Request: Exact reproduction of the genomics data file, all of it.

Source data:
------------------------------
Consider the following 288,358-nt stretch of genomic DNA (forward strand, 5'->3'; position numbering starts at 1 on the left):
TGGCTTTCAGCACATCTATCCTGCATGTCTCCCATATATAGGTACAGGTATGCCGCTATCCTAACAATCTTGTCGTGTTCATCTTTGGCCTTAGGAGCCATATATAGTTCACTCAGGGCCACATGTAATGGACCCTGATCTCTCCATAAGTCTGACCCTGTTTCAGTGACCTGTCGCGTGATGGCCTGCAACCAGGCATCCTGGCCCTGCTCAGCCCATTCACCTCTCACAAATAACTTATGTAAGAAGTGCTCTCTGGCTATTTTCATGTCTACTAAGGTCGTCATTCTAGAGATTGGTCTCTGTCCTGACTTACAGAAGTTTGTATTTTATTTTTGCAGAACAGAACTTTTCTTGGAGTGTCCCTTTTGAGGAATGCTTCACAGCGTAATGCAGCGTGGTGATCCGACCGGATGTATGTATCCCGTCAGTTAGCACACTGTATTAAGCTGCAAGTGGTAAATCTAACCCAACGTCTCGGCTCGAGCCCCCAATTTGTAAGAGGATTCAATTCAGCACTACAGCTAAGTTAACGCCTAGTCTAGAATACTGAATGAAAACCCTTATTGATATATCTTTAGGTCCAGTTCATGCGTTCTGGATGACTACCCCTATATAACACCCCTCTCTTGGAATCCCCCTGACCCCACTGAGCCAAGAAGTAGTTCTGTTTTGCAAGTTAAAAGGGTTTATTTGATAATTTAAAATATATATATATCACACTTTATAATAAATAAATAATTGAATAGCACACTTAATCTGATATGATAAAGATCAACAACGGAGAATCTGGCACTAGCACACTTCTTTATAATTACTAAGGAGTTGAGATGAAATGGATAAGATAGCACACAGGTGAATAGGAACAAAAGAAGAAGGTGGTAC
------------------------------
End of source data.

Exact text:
Consider the following 288,358-nt stretch of genomic DNA (forward strand, 5'->3'; position numbering starts at 1 on the left):
TGGCTTTCAGCACATCTATCCTGCATGTCTCCCATATATAGGTACAGGTATGCCGCTATCCTAACAATCTTGTCGTGTTCATCTTTGGCCTTAGGAGCCATATATAGTTCACTCAGGGCCACATGTAATGGACCCTGATCTCTCCATAAGTCTGACCCTGTTTCAGTGACCTGTCGCGTGATGGCCTGCAACCAGGCATCCTGGCCCTGCTCAGCCCATTCACCTCTCACAAATAACTTATGTAAGAAGTGCTCTCTGGCTATTTTCATGTCTACTAAGGTCGTCATTCTAGAGATTGGTCTCTGTCCTGACTTACAGAAGTTTGTATTTTATTTTTGCAGAACAGAACTTTTCTTGGAGTGTCCCTTTTGAGGAATGCTTCACAGCGTAATGCAGCGTGGTGATCCGACCGGATGTATGTATCCCGTCAGTTAGCACACTGTATTAAGCTGCAAGTGGTAAATCTAACCCAACGTCTCGGCTCGAGCCCCCAATTTGTAAGAGGATTCAATTCAGCACTACAGCTAAGTTAACGCCTAGTCTAGAATACTGAATGAAAACCCTTATTGATATATCTTTAGGTCCAGTTCATGCGTTCTGGATGACTACCCCTATATAACACCCCTCTCTTGGAATCCCCCTGACCCCACTGAGCCAAGAAGTAGTTCTGTTTTGCAAGTTAAAAGGGTTTATTTGATAATTTAAAATATATATATATCACACTTTATAATAAATAAATAATTGAATAGCACACTTAATCTGATATGATAAAGATCAACAACGGAGAATCTGGCACTAGCACACTTCTTTATAATTACTAAGGAGTTGAGATGAAATGGATAAGATAGCACACAGGTGAATAGGAACAAAAGAAGAAGGTGGTAC